This week’s massive train derailment and oil spill in West Virginia is a horrific example of the ignored consequences of the oil boom – a tragic catastrophe that commands explosive headlines and overwhelming videos of the disaster. We learn that Bakken shale mined in North Dakota is currently producing 1.3 million barrels of oil a day and that 90% of that oil is shipped by rail, making up 10% of U.S. energy production.
We who live closer to the source of the oil cannot ignore the human impact of those men and women who have resettled themselves and their families in hopes of finding work in the oil fields. Constantly reminded by the spike in rail traffic thundering through our countryside, our towns and cities, we consider the source. The media remind of the living conditions and the hardship of our neighbors just across our Western border. On a clear day we can almost see the rigs.
A 20-minute documentary produced by a young filmmaker may heighten our awareness. In recent days “White Earth,” the creative documentary written, directed, photographed and produced by J. Christian Jensen, has been nominated for an Oscar in the short subject category. This is just the most recent of a lengthy roster of awards for the low budget film that dares to tackle an “incendiary” subject – the human impact of the North Dakota oil boom.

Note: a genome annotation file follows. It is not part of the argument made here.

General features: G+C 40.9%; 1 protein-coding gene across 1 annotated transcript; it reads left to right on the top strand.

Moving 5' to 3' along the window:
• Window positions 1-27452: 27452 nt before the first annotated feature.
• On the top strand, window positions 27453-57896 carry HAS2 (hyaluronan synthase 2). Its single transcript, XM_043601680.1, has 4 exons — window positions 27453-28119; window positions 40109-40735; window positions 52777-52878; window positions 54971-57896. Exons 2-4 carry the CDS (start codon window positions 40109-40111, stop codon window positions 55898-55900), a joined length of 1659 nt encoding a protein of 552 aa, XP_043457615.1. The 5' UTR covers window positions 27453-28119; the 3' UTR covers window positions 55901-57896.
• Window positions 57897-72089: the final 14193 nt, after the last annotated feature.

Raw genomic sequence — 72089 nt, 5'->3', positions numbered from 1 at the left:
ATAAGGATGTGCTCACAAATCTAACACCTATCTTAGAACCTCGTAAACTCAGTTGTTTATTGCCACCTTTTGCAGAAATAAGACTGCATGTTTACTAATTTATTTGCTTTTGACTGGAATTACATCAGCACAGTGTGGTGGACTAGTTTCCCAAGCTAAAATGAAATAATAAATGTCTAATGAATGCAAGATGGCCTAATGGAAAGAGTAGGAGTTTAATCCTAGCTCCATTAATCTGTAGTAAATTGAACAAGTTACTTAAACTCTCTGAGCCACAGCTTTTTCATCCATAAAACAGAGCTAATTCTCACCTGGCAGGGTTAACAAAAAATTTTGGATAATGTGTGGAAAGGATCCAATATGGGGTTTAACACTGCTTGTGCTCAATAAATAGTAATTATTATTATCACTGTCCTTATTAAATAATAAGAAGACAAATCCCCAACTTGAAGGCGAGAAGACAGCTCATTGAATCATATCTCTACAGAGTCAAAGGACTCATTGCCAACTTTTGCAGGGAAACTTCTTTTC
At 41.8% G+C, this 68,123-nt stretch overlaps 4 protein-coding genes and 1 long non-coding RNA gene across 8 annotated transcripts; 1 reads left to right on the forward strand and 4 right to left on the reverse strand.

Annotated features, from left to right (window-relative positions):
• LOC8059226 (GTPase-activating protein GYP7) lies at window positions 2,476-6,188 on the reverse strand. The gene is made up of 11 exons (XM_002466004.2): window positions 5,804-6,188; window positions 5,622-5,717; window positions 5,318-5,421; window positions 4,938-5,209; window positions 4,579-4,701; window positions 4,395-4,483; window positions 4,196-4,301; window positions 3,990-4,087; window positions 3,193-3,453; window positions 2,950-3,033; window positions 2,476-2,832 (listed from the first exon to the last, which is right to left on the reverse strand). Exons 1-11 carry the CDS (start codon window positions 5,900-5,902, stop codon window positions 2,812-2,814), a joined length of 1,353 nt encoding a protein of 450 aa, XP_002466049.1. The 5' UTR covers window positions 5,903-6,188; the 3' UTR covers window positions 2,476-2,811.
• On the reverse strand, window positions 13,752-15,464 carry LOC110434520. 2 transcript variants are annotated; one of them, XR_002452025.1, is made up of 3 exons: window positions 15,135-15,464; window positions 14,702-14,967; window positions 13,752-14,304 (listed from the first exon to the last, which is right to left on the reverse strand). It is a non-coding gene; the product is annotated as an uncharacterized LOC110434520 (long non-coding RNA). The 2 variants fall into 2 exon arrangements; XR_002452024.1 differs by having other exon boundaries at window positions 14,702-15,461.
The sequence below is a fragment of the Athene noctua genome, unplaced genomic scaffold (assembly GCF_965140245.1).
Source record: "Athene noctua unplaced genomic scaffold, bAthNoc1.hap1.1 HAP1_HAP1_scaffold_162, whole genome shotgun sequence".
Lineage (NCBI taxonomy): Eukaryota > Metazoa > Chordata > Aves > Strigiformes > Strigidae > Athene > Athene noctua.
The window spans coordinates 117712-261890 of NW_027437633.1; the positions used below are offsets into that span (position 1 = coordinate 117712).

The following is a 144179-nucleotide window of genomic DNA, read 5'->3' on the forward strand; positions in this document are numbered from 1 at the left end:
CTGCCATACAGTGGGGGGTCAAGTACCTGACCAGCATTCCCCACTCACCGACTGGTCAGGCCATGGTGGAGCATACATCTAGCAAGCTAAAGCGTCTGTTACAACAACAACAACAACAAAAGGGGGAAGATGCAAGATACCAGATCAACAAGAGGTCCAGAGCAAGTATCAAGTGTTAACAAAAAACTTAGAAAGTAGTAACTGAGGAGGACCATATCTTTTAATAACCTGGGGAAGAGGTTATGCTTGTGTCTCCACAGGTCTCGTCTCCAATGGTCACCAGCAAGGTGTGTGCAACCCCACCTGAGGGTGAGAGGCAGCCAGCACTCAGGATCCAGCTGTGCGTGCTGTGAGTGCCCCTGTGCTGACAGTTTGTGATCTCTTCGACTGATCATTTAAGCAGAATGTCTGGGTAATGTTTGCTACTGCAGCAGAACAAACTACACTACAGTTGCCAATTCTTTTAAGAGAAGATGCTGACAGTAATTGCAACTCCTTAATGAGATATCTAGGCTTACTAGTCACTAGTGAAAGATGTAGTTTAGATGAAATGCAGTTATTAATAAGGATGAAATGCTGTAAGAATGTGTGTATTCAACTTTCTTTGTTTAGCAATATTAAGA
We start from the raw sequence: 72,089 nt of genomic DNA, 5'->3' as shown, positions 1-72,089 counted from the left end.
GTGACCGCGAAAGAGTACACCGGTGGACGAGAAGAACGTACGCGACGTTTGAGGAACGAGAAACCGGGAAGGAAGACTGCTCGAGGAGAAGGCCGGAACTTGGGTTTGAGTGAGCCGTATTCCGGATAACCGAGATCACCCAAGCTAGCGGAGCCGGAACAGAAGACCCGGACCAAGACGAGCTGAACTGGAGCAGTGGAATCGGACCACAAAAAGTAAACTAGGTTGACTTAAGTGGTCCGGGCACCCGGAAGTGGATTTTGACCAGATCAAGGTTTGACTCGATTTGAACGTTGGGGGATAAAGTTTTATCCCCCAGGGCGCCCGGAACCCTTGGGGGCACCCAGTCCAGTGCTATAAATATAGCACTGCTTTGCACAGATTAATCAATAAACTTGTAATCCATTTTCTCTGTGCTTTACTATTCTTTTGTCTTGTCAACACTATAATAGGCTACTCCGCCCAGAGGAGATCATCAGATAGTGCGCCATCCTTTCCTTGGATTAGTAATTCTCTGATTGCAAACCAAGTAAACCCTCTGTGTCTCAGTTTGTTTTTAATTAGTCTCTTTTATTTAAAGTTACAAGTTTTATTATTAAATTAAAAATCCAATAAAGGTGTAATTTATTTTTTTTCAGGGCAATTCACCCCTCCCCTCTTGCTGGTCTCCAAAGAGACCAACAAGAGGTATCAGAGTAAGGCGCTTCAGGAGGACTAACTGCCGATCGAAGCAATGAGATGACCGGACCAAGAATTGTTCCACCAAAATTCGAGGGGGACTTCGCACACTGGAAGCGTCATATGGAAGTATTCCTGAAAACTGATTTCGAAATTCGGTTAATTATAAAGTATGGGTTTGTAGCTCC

“White Earth” was actually Jensen’s thesis project for his Master of Fine Arts in documentary film and video at Stanford University. The film is shot in the real town of White Earth, a town in the northern part of North Dakota that has grown overnight from a population of 100 to over 500.
Jensen’s unique approach is to tell the story as seen by the children whose lives have been disrupted by the boom. The voices are those of three children and an immigrant mother. One of the children moved to White Earth because his father got a job in the oil fields – he can’t go to school because of missing custody papers.
Another young girl has always lived in White Earth where her quiet life has been torn asunder by the influx of workers and their families. She looks forward to her old age when, she hopes, the oil rigs will be gone and White Earth will have settled back to the quiet town it was. Yet another voice is that of Elena, a Mexican-American girl whose family has been uprooted from their home in California.
Jensen describes his intention thus: “My hope was that by focusing on these different stories that people from all sides of the political spectrum would be able to find a common point of empathy.” Jensen makes no effort to take sides in the politics of the boom.
Learn more about the video: http://www.voanews.com/articleprintview/2650826.html Jensen has recently completed a contract with Vimeo to expand access to “White Earth.” The video can be rented for $3.99 or purchased for $7.99 https://vimeo.com/ondemand/whiteearth